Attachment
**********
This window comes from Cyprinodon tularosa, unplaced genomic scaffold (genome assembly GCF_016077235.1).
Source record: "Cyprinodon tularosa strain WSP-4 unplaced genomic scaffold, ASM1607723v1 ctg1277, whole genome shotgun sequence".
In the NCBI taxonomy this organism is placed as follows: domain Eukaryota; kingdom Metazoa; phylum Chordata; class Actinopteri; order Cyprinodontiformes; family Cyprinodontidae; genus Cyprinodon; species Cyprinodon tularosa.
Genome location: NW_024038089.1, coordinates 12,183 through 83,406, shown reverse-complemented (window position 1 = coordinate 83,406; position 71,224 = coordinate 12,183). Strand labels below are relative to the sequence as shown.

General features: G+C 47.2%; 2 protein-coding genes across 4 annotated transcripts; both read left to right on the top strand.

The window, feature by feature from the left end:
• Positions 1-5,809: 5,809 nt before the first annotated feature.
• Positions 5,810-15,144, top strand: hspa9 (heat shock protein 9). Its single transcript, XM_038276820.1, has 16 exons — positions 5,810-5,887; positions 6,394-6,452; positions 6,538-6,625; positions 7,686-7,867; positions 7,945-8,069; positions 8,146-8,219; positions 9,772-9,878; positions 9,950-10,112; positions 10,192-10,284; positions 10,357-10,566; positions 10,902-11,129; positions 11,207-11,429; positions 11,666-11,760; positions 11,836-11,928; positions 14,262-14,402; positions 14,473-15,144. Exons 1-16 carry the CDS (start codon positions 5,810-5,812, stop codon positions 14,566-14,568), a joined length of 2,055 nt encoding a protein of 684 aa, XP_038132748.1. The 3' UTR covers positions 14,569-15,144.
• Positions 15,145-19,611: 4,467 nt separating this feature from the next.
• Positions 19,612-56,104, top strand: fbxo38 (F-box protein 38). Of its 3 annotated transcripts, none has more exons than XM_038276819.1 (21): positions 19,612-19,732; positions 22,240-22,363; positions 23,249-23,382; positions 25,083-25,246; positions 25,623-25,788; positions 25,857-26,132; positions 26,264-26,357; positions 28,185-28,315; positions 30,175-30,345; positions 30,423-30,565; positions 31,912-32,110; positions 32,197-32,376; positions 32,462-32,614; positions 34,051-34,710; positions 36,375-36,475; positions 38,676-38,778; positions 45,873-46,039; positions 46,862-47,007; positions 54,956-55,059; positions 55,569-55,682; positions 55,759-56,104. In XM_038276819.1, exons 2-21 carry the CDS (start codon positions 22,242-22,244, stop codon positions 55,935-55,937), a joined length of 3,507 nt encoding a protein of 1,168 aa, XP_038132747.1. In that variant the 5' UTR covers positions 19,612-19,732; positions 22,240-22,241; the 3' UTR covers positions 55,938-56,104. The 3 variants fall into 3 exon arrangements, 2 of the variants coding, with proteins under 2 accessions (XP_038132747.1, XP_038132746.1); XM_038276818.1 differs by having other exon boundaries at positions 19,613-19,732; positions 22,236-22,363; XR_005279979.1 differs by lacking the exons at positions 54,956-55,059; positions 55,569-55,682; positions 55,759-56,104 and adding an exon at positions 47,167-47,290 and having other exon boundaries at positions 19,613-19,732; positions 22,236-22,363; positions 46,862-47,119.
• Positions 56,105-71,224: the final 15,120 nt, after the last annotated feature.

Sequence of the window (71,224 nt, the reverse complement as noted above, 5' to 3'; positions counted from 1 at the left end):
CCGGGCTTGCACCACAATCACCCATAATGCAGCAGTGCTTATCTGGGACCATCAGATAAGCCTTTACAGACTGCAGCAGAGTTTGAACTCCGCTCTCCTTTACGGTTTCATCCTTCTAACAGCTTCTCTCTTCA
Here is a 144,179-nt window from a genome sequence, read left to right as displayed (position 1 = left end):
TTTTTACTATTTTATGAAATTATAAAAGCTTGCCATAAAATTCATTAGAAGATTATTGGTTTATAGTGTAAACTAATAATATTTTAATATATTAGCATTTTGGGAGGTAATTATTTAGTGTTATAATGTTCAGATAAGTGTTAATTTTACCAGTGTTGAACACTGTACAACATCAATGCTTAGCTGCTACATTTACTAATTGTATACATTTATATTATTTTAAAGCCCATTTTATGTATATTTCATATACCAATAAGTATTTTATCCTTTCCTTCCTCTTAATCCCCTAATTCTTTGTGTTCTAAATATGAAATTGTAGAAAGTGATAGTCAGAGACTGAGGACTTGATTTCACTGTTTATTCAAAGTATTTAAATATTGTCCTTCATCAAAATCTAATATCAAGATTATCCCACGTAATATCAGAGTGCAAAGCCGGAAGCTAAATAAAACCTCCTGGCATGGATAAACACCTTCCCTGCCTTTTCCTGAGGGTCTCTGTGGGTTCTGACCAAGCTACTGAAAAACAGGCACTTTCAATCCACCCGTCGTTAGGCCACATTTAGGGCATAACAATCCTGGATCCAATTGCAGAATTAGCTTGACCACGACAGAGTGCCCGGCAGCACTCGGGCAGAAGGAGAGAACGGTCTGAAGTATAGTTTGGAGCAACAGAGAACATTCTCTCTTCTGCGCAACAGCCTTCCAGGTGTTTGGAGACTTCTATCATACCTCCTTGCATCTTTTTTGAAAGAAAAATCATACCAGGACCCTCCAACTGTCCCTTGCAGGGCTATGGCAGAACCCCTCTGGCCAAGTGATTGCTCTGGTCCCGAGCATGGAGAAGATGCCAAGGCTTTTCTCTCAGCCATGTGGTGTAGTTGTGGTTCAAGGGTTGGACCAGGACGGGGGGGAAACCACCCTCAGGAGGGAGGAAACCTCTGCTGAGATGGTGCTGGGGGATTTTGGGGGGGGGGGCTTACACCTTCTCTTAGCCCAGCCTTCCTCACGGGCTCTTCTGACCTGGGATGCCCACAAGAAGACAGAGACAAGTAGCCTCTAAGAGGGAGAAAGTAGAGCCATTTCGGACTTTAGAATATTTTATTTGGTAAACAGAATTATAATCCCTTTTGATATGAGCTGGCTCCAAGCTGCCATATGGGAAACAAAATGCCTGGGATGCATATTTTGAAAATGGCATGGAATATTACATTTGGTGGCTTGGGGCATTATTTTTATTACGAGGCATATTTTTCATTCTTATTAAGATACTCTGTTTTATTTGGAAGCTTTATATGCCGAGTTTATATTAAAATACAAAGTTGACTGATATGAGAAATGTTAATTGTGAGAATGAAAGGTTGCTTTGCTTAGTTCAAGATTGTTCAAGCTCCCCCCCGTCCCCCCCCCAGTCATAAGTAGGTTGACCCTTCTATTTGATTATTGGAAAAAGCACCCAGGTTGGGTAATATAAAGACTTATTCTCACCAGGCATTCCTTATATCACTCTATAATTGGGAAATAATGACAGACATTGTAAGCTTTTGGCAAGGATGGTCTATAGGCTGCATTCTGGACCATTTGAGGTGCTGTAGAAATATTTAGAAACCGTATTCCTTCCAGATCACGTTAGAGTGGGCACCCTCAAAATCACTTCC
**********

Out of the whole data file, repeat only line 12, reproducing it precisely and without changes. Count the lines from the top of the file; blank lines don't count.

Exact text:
Sequence of the window (71,224 nt, the reverse complement as noted above, 5' to 3'; positions counted from 1 at the left end):